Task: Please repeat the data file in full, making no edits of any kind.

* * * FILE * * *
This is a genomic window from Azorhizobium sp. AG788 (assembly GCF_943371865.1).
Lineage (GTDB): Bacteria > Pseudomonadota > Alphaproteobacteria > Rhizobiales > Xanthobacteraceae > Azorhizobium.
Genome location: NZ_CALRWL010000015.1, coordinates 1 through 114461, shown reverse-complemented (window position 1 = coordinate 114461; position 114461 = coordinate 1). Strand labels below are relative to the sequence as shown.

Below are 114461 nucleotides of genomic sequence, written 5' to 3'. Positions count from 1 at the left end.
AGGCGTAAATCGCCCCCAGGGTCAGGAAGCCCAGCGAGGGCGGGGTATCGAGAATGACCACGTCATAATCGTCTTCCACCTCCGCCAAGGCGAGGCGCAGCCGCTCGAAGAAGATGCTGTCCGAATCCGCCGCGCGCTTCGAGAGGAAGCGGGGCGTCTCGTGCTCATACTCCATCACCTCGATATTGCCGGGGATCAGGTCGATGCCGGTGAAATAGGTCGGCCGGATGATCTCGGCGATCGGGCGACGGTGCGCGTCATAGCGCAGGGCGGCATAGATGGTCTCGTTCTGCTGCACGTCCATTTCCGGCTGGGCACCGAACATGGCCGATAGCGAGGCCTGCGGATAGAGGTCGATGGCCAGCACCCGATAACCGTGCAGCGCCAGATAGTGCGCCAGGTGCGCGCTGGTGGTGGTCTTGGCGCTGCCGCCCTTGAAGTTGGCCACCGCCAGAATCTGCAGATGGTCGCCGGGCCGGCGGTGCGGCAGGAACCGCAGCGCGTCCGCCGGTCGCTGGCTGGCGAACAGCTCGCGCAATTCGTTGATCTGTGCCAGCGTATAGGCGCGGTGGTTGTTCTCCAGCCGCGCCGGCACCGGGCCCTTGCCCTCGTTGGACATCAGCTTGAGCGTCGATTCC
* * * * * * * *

This is a genomic window from Azorhizobium sp. AG788 (assembly GCF_943371865.1).
Lineage (GTDB): Bacteria > Pseudomonadota > Alphaproteobacteria > Rhizobiales > Xanthobacteraceae > Azorhizobium.
Genome location: NZ_CALRWL010000015.1, coordinates 1 through 114461, shown reverse-complemented (window position 1 = coordinate 114461; position 114461 = coordinate 1). Strand labels below are relative to the sequence as shown.

Below are 114461 nucleotides of genomic sequence, written 5' to 3'. Positions count from 1 at the left end.
AGGCGTAAATCGCCCCCAGGGTCAGGAAGCCCAGCGAGGGCGGGGTATCGAGAATGACCACGTCATAATCGTCTTCCACCTCCGCCAAGGCGAGGCGCAGCCGCTCGAAGAAGATGCTGTCCGAATCCGCCGCGCGCTTCGAGAGGAAGCGGGGCGTCTCGTGCTCATACTCCATCACCTCGATATTGCCGGGGATCAGGTCGATGCCGGTGAAATAGGTCGGCCGGATGATCTCGGCGATCGGGCGACGGTGCGCGTCATAGCGCAGGGCGGCATAGATGGTCTCGTTCTGCTGCACGTCCATTTCCGGCTGGGCACCGAACATGGCCGATAGCGAGGCCTGCGGATAGAGGTCGATGGCCAGCACCCGATAACCGTGCAGCGCCAGATAGTGCGCCAGGTGCGCGCTGGTGGTGGTCTTGGCGCTGCCGCCCTTGAAGTTGGCCACCGCCAGAATCTGCAGATGGTCGCCGGGCCGGCGGTGCGGCAGGAACCGCAGCGCGTCCGCCGGTCGCTGGCTGGCGAACAGCTCGCGCAATTCGTTGATCTGTGCCAGCGTATAGGCGCGGTGGTTGTTCTCCAGCCGCGCCGGCACCGGGCCCTTGCCCTCGTTGGACATCAGCTTGAGCGTCGATTCC